Brown: "He started messing with himself mechanically, and his swing got a little longer. ... That caused him to slide. ... We feel comfortable we can get him back to where he was."

Bob Boone worked with him during a pre-draft workout. "We saw that he had aptitude to make adjustments," Brown said.

Rizzo: "This guy has got as much up-side as anybody in the draft, and I say that very seriously. This guy was a top five, eight player coming into the year. ... He's going to work his butt off. ... He's got a little 'I-told-you-so' in him because he dropped, and we like that."

Round 2, pick 67 - RHP Jordan Zimmermann

Let's clear up one thing: There's no relation. (All the Nationals' releases on the guy had him as Zimmerman, not Zimmermann, which would ahve cleared up problems with relationships to current players.)

Again, we bow down to Baseball America, who had him 97th overall:

"Zimmermann jumped up prospect lists last summer when he led the Northwoods League in ERA (1.01) and strikeouts (92 in 80 innings) and ranked as the circuit's top prospect. Scouts haven't had an easy time following him this spring, however. Zimmermann broke his jaw in two places when he was struck by a batted ball while pitching live batting practice during an offseason workout. He missed three games and lost 10 pounds, and having wisdom teeth pulled during the season didn't help him regain his strength. Bad early-season weather also made it difficult to keep him on a regular schedule. Zimmermann's stuff was improving as the season went on, and he was consistently working in the low 90s and showing a quality slider as Wisconsin-Stevens Point entered the NCAA Division III playoffs. He also throws a changeup with promising action and uses a loopy curveball as a fourth pitch. Zimmermann regularly touched 93-95 in the Northwoods League, and scouts expect him to show that velocity more often as he adds more strength to his 6-foot-2, 205-pound frame. He could go as high as the second round, but the third round is more likely."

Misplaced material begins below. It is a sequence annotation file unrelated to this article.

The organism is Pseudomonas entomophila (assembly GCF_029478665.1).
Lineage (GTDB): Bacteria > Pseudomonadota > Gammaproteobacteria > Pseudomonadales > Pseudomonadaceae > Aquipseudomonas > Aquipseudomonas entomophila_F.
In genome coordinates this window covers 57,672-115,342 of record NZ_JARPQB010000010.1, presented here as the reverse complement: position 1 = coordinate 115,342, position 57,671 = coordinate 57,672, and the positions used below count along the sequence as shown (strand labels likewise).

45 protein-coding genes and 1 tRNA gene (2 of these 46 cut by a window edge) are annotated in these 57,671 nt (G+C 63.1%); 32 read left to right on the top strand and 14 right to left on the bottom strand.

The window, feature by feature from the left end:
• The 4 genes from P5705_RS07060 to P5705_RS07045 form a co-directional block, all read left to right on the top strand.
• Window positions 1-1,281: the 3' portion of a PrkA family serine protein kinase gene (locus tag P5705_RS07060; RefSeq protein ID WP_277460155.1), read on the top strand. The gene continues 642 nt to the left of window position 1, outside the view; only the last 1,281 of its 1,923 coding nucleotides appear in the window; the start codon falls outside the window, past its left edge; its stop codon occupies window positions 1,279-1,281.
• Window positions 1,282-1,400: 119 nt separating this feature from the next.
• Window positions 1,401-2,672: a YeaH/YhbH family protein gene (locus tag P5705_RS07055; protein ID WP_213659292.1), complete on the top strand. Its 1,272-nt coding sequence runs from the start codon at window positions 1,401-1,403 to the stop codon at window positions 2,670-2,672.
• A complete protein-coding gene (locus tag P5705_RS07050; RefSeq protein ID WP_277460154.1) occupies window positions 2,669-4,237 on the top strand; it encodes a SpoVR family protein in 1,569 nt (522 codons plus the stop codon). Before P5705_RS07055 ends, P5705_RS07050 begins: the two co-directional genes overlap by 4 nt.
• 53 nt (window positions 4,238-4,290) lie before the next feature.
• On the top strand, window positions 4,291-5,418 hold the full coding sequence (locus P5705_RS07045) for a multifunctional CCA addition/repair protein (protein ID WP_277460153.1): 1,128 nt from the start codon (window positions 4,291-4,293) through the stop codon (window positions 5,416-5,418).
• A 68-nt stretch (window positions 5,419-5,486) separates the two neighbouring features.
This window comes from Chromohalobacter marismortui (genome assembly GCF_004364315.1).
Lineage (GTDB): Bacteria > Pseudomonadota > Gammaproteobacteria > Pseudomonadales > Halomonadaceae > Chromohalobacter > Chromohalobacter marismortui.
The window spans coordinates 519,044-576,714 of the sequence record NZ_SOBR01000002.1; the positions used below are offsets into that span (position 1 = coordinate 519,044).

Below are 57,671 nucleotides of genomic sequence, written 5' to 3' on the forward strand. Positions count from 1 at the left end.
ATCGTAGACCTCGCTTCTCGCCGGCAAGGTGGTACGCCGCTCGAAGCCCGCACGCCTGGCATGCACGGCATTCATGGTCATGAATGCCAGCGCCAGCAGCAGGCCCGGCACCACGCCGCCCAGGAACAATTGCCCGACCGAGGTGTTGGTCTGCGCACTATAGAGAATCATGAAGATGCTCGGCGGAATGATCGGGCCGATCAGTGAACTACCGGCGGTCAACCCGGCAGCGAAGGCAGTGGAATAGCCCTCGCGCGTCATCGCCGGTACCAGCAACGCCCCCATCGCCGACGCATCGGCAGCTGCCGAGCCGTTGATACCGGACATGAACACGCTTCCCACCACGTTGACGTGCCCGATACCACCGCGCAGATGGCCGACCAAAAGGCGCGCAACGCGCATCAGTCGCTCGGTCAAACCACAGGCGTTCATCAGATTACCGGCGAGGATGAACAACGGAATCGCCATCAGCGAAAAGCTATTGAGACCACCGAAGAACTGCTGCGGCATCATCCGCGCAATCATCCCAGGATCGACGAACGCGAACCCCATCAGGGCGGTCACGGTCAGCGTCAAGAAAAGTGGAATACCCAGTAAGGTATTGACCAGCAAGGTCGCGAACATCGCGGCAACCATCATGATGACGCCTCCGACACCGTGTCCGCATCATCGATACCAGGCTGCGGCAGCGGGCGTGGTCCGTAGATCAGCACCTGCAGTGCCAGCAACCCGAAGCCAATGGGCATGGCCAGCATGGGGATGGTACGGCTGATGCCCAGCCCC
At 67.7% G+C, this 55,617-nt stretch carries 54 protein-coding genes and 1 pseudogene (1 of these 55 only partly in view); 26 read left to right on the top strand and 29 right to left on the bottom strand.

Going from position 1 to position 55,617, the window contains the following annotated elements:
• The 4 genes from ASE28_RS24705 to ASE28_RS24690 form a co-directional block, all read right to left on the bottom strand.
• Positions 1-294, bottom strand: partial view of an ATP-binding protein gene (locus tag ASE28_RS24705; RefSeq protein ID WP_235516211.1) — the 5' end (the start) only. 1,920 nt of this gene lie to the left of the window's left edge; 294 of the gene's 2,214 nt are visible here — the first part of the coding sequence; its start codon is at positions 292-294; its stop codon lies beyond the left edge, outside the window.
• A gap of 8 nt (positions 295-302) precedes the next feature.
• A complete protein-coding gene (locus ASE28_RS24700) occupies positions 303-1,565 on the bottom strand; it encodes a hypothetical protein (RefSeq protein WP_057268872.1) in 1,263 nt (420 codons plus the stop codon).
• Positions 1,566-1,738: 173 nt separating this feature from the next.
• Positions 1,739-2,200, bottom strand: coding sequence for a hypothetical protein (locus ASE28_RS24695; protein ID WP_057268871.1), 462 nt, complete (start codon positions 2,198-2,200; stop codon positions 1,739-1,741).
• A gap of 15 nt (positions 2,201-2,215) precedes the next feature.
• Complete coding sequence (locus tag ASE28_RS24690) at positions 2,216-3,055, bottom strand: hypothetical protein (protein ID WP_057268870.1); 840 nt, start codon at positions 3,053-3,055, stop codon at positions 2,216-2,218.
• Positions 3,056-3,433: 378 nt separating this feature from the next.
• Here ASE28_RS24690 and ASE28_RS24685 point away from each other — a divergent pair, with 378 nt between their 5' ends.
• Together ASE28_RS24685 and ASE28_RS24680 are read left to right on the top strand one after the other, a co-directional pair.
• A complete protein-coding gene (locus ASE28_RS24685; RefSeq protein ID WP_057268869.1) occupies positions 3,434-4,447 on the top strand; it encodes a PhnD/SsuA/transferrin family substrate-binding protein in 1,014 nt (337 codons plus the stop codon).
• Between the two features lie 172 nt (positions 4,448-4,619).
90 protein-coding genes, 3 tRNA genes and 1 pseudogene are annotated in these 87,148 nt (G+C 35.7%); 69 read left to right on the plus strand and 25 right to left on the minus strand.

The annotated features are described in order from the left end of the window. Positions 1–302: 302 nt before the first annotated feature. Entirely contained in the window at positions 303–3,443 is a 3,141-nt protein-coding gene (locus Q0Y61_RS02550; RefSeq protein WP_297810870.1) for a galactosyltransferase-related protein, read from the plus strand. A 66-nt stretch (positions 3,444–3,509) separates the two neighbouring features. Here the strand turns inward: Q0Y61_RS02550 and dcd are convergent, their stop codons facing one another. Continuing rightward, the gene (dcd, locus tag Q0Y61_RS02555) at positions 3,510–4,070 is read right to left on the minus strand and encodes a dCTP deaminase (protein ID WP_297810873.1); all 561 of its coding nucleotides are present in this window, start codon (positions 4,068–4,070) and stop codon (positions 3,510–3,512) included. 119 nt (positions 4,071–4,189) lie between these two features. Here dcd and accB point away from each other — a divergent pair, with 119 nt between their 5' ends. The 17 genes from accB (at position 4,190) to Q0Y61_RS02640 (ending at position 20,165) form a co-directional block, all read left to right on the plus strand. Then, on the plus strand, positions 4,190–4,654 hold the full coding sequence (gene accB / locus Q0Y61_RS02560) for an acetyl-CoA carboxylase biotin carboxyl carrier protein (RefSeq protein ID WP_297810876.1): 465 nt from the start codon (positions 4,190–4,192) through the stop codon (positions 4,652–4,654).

Notes from the Nationals on this kid (with bonus 'n' now added):

"Zimmermann, 21, was selected as a Second-Team All-American by the American Baseball Coaches Association (ABCA) for the second straight year. He went 10-0 with two saves and a 2.08 ERA in 13 games (nine starts) as a junior in 2007 for the Division III school. He posted 90 strikeouts and just 18 walks in 78.0 innings of work, and finished season by tossing 19.2 straight scoreless innings. He allowed just three hits with 26 strikeouts in those 19.2 innings. Zimmermann was also a First-Team All-Midwest Region selection, and was named the region's Pitcher of the Year by the ABCA. The 6-foot-2, 200-pounder tossed a one-hit shutout against Emory (GA) in the opening round of the Division III. He went on to win World Series Most Outstanding Player honors."


Rizzo: "He's a polished, college right-handed pitches. He's got four pitches, three above-average. ... He's a big competitor from a cold-weather state. ... He's a tough kid."

Rizzo saw him on film in a big snow storm. Brown saw him pitch with his jaw wired together: "Just to tell you how tough he is, and he was still driving the ball down in the strike zone. If you can imagine pitching when your jaw's wired, he's that type of competitor."

Round 2, pick 70 - Infielder Jacob Smolinski:

Baseball America had him ranked 160th. Did the Nationals take a flyer on a kid from Boylan Catholic High in Rockford, Ill.? BA: "Plus arm-strength and power bat fit third base profile, if he can defend there."

He played shortstop in high school.

Rizzo: "I don't foresee him staying at shortstop. He doesn't have the foot speed, or the foot quickness to stay at shortstop. But this guy swings the bat. If we dream on him a little bit ... he swings the bat a lot like David Wright did in high school. Same type of short, compact stroke. He's got loft and backspin to the ball. We're going to have to find a position with him."

BA's full scouting report: